If you and your teen are insured, your insurance company must cover the HPV vaccines series as a preventive service without charging a copayment.
Some local and state health departments have programs that offer the HPV vaccine series for low or no cost.
What else can I do to help my child prevent HPV?
You can talk to your children about how to prevent HPV and lower their risk of developing cancer of the cervix.
You can encourage them to:
- Delay having sex. The best way to prevent HPV is to not have sex at all.
- Use condoms. If people have sex, using condoms lowers their chances of getting HPV.
- Have sex with one person who only has sex with you. The fewer sexual partners a person has, the lower their chances of getting HPV.
- For young women: Get regular exams. Pap tests check for changes that could lead to cancer of the cervix. This gives her the chance to get treated early - before cancer develops. Current cervical cancer screening guidelines recommend that women ages 21-65 should get a Pap test every three years. Routine cervical cancer screening for women under 21 is no longer recommended.
Here are some easy-to-read materials about HPV and cancer of the cervix:
- Human Papillomavirus (HPV)
- HPV Vaccine
- New Cervical Cancer Screening Guidelines Announced
- HPV Vaccines for Preteens and Teens
While teen pregnancy and birth rates are on the decline, there are still more than 600,000 teen pregnancies each year. If your teen is thinking about becoming sexually active, it"s important for her to learn about her birth control options and start an effective method of birth control to prevent pregnancy before she starts having sex.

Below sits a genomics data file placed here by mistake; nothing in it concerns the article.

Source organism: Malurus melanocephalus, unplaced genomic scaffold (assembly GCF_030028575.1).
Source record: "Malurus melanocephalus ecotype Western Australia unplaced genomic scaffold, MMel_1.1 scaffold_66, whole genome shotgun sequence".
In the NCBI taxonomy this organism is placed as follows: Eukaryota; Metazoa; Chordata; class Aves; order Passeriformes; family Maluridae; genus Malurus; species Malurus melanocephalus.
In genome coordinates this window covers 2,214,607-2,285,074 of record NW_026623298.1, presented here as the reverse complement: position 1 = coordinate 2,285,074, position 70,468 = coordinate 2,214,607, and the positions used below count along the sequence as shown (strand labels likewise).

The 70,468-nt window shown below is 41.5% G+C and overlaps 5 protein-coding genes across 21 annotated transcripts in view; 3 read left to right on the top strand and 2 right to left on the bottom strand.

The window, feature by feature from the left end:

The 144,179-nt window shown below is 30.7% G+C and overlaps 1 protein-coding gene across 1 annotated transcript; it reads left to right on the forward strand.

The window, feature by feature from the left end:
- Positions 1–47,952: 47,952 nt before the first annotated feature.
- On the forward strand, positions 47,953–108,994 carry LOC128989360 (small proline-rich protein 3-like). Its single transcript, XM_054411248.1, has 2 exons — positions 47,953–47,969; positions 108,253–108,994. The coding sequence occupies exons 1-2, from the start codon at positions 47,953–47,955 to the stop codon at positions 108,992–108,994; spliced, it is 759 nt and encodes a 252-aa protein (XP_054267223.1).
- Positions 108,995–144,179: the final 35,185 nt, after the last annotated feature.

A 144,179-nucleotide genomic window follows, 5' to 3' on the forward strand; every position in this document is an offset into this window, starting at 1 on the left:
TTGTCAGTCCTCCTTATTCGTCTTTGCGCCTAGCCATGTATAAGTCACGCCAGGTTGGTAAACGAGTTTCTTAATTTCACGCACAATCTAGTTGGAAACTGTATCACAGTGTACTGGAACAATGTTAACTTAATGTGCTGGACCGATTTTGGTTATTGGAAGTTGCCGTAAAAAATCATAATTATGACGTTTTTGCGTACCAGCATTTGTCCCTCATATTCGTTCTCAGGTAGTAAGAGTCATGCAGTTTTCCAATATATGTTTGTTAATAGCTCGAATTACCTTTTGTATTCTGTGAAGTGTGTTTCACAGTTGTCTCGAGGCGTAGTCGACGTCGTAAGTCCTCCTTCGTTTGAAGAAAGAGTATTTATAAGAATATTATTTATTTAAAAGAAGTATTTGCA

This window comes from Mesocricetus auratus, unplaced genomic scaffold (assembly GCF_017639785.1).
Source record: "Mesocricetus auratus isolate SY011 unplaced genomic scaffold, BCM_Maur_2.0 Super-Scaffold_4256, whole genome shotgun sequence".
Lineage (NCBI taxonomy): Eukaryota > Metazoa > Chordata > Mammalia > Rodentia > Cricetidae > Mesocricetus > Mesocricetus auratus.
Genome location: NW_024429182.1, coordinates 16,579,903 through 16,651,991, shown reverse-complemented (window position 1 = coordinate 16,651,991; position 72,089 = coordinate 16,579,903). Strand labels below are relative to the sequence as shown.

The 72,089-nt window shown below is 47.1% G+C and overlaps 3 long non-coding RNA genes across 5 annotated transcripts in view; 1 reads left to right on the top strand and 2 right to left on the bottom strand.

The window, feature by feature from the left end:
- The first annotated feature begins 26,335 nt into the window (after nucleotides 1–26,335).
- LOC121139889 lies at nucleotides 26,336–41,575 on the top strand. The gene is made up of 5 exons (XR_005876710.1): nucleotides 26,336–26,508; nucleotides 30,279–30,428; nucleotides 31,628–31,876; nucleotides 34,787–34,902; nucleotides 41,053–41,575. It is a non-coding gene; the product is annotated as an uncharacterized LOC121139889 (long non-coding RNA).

What birth control methods are best for my teen?
Long-acting contraceptives such as intrauterine devices (IUDs) and implants are recommended as the most effective birth control methods for teens by the American Academy of Pediatrics. These methods are great for teens because unlike a pill that you need to remember to take every day, long-acting reversible contraceptives are inserted by the clinician once and remain effective for years.
For more teen-friendly information about the different methods of birth control available, visit TeenSource. Teens can also find a clinic near them where they can get more information and access the method that is best for them.
Did you know that more than half of the nineteen million new sexually transmitted disease (STD) infections each year are among young people between the ages of 15 to 24? Because sexually active youth are at a higher risk of contracting an STD compared to older groups, it's important that they get screened regularly for STDs. Learn more about the Centers for Disease Control and Prevention"s STD screening guidelines for adolescents and for teen-friendly information about STDs, visit TeenSource.
Using condoms the right way is the best way to lower the chances of getting an STD during sex. Condom use also helps prevent unplanned pregnancy. Free condom programs have increased condom use among teens who already have sex. These kinds of programs have not led to teens having sex more often.
Learn more about California Family Health Council"s Condom Access Project (CAP), a program designed to provide free condoms to California teens who need them.
Of course, there are many different factors that contribute to your teen"s health. To learn more about adolescent health, visit: http://www.cdc.gov/healthyyouth/adolescenthealth/.